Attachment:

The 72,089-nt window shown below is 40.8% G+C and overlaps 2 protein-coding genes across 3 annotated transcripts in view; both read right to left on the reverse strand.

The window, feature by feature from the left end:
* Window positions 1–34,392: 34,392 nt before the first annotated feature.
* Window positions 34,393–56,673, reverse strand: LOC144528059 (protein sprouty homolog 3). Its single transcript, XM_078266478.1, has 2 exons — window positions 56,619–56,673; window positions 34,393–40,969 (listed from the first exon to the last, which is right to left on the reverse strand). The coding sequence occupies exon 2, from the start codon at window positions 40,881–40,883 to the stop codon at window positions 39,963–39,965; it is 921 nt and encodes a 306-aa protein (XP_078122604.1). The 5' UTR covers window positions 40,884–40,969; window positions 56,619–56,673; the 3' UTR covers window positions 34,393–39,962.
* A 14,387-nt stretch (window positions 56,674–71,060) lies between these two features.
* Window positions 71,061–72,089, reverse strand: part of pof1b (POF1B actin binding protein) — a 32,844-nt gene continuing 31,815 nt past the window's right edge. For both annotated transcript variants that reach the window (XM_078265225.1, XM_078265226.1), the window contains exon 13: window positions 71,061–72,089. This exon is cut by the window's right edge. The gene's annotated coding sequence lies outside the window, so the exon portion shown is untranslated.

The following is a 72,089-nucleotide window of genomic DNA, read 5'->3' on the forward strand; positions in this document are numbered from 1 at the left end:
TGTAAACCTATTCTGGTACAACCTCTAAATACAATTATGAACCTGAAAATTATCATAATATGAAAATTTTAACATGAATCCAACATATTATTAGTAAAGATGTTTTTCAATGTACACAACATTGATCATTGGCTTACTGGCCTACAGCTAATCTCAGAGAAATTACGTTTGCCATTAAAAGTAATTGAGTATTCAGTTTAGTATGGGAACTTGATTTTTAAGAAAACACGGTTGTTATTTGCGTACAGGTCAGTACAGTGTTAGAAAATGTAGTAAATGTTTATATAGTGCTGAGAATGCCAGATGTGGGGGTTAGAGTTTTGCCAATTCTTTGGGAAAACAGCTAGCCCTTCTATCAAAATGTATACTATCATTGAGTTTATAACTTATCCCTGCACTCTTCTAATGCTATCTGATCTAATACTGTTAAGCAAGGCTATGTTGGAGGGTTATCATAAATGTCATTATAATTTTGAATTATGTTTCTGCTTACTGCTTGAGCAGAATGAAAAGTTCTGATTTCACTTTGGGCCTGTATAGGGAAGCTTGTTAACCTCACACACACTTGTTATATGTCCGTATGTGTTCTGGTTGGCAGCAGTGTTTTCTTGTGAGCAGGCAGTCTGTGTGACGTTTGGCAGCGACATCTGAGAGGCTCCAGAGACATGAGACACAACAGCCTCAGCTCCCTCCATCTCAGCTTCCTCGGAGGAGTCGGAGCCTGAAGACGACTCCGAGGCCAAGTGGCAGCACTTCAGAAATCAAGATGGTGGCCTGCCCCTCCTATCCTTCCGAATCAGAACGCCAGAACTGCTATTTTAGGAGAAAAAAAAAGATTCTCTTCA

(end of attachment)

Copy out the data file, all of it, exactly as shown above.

The 72,089-nt window shown below is 40.8% G+C and overlaps 2 protein-coding genes across 3 annotated transcripts in view; both read right to left on the reverse strand.

The window, feature by feature from the left end:
* Window positions 1–34,392: 34,392 nt before the first annotated feature.
* Window positions 34,393–56,673, reverse strand: LOC144528059 (protein sprouty homolog 3). Its single transcript, XM_078266478.1, has 2 exons — window positions 56,619–56,673; window positions 34,393–40,969 (listed from the first exon to the last, which is right to left on the reverse strand). The coding sequence occupies exon 2, from the start codon at window positions 40,881–40,883 to the stop codon at window positions 39,963–39,965; it is 921 nt and encodes a 306-aa protein (XP_078122604.1). The 5' UTR covers window positions 40,884–40,969; window positions 56,619–56,673; the 3' UTR covers window positions 34,393–39,962.
* A 14,387-nt stretch (window positions 56,674–71,060) lies between these two features.
* Window positions 71,061–72,089, reverse strand: part of pof1b (POF1B actin binding protein) — a 32,844-nt gene continuing 31,815 nt past the window's right edge. For both annotated transcript variants that reach the window (XM_078265225.1, XM_078265226.1), the window contains exon 13: window positions 71,061–72,089. This exon is cut by the window's right edge. The gene's annotated coding sequence lies outside the window, so the exon portion shown is untranslated.

The following is a 72,089-nucleotide window of genomic DNA, read 5'->3' on the forward strand; positions in this document are numbered from 1 at the left end:
TGTAAACCTATTCTGGTACAACCTCTAAATACAATTATGAACCTGAAAATTATCATAATATGAAAATTTTAACATGAATCCAACATATTATTAGTAAAGATGTTTTTCAATGTACACAACATTGATCATTGGCTTACTGGCCTACAGCTAATCTCAGAGAAATTACGTTTGCCATTAAAAGTAATTGAGTATTCAGTTTAGTATGGGAACTTGATTTTTAAGAAAACACGGTTGTTATTTGCGTACAGGTCAGTACAGTGTTAGAAAATGTAGTAAATGTTTATATAGTGCTGAGAATGCCAGATGTGGGGGTTAGAGTTTTGCCAATTCTTTGGGAAAACAGCTAGCCCTTCTATCAAAATGTATACTATCATTGAGTTTATAACTTATCCCTGCACTCTTCTAATGCTATCTGATCTAATACTGTTAAGCAAGGCTATGTTGGAGGGTTATCATAAATGTCATTATAATTTTGAATTATGTTTCTGCTTACTGCTTGAGCAGAATGAAAAGTTCTGATTTCACTTTGGGCCTGTATAGGGAAGCTTGTTAACCTCACACACACTTGTTATATGTCCGTATGTGTTCTGGTTGGCAGCAGTGTTTTCTTGTGAGCAGGCAGTCTGTGTGACGTTTGGCAGCGACATCTGAGAGGCTCCAGAGACATGAGACACAACAGCCTCAGCTCCCTCCATCTCAGCTTCCTCGGAGGAGTCGGAGCCTGAAGACGACTCCGAGGCCAAGTGGCAGCACTTCAGAAATCAAGATGGTGGCCTGCCCCTCCTATCCTTCCGAATCAGAACGCCAGAACTGCTATTTTAGGAGAAAAAAAAAGATTCTCTTCA